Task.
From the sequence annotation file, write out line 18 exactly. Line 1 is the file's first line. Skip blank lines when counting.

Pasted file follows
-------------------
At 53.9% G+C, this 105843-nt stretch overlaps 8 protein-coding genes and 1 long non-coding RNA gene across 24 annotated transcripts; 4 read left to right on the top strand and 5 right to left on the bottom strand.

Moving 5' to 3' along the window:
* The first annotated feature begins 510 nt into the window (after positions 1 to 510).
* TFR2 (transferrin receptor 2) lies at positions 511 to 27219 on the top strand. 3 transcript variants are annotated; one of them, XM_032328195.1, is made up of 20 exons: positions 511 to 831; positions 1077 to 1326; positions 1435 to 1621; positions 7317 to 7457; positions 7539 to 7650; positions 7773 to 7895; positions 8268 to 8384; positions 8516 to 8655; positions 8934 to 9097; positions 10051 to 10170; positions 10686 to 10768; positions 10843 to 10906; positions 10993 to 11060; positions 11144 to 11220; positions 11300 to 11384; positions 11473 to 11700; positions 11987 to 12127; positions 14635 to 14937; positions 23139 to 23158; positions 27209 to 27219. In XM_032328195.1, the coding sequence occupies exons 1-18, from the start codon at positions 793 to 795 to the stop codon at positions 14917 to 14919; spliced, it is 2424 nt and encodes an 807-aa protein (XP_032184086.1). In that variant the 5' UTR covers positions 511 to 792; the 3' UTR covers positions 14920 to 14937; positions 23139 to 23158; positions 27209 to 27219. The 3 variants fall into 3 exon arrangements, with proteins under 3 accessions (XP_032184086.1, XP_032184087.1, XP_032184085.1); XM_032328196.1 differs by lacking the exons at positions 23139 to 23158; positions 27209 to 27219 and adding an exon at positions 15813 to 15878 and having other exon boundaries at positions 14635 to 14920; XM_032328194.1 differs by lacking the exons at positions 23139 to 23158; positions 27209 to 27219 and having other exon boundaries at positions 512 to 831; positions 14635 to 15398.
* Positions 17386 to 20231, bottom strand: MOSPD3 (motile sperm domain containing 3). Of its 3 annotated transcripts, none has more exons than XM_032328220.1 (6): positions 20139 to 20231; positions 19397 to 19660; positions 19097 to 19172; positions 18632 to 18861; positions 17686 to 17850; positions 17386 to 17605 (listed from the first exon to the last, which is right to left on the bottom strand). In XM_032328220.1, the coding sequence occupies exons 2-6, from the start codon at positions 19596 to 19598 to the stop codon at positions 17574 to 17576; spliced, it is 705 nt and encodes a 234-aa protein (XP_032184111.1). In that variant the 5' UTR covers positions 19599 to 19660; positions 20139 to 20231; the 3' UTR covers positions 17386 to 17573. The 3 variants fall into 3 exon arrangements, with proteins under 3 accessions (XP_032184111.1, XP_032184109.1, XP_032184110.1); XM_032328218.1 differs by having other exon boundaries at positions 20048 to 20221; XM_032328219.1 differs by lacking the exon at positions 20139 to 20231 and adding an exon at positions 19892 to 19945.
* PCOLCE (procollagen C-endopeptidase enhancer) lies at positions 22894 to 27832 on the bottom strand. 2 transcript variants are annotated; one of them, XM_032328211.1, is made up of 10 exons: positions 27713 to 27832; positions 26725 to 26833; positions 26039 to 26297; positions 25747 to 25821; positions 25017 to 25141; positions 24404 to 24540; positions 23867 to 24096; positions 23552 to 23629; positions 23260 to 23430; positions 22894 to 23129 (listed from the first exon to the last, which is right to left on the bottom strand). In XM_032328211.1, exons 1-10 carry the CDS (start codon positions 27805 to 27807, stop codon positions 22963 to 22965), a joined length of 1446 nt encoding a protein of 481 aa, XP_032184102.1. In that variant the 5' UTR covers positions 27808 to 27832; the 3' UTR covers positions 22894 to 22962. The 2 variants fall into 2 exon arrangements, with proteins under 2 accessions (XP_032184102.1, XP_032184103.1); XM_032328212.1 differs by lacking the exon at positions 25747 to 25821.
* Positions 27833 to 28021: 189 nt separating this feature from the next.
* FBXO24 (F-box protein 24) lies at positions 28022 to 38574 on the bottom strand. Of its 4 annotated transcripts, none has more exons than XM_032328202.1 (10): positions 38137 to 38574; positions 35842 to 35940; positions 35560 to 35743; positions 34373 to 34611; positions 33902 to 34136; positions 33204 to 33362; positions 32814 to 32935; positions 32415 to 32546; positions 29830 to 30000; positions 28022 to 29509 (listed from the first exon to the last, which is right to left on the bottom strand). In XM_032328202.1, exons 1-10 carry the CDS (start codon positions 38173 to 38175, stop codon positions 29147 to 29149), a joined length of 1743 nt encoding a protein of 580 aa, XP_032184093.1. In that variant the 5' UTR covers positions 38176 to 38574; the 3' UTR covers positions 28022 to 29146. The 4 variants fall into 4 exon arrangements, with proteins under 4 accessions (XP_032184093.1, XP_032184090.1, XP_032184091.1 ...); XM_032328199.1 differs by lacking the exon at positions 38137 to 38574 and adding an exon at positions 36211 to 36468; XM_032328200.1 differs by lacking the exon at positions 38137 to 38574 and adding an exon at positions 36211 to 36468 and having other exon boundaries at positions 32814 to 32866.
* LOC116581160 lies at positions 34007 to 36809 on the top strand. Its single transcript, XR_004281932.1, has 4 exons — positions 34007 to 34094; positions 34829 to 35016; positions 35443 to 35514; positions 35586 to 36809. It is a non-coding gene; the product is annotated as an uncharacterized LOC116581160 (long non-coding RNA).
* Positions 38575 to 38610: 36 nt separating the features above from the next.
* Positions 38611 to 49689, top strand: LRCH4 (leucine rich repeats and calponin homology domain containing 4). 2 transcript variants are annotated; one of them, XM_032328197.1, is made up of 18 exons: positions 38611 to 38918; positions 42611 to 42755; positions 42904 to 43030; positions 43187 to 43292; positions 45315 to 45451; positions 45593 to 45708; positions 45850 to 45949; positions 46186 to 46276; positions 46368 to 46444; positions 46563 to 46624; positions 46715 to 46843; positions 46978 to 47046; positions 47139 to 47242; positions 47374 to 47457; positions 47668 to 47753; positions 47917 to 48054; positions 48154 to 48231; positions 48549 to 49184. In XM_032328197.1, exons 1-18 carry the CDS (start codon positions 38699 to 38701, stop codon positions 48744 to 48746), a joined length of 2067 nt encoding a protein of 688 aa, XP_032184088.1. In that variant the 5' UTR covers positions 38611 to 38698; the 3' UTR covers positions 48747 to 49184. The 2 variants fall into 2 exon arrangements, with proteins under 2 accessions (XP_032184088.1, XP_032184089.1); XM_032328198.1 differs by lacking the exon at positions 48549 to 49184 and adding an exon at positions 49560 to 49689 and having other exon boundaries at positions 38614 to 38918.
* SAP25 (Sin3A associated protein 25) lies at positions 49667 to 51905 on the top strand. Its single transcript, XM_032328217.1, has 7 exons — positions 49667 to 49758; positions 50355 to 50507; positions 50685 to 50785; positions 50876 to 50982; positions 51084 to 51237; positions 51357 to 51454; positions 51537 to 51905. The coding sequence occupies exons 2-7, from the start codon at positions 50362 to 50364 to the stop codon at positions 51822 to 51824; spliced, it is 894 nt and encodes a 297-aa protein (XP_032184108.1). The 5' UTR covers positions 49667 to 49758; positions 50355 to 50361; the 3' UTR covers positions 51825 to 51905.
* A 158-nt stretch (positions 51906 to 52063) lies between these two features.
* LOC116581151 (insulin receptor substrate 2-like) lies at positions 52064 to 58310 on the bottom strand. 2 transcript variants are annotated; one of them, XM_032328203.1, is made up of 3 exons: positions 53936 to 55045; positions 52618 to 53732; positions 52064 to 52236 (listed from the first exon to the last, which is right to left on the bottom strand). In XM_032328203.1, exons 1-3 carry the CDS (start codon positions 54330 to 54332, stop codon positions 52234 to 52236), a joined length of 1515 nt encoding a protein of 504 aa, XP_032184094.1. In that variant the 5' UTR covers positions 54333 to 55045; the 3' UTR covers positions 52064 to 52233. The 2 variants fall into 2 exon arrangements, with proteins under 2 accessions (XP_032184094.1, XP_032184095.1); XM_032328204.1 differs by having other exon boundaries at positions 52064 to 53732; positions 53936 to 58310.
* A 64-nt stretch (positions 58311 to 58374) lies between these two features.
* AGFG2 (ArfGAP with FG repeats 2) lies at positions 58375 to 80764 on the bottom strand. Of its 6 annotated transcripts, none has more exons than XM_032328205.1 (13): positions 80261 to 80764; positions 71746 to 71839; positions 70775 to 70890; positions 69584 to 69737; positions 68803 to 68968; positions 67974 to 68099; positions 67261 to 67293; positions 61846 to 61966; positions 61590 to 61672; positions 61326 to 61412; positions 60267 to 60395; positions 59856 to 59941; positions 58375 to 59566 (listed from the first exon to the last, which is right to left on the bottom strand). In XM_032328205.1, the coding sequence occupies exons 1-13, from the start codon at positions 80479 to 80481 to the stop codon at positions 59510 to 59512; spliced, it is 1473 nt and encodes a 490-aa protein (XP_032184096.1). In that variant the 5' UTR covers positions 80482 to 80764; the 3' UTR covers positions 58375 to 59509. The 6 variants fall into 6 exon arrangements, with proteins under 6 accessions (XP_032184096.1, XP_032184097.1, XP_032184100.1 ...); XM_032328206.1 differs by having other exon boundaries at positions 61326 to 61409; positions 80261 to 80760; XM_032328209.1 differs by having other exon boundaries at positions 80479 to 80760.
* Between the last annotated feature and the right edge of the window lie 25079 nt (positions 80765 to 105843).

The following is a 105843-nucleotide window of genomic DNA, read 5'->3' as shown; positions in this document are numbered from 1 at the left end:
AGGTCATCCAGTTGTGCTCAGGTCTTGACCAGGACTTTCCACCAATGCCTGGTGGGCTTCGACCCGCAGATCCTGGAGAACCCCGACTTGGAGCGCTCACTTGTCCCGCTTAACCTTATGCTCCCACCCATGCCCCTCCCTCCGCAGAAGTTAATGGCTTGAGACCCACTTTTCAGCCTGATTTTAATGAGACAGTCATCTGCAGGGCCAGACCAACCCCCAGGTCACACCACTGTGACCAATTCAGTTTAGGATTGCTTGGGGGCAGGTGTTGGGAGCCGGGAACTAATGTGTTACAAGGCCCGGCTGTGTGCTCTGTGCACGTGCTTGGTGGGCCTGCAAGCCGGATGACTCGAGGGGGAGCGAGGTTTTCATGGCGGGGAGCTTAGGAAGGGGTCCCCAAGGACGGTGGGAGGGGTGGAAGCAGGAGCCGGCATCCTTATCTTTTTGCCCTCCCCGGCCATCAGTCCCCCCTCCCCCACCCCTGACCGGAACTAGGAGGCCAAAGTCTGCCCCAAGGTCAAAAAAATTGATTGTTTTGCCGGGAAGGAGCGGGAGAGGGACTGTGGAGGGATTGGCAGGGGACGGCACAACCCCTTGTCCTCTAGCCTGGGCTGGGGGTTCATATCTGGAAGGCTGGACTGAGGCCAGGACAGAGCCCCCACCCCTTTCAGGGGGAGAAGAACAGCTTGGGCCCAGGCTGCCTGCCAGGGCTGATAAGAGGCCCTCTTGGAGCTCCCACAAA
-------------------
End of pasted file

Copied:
The following is a 105843-nucleotide window of genomic DNA, read 5'->3' as shown; positions in this document are numbered from 1 at the left end: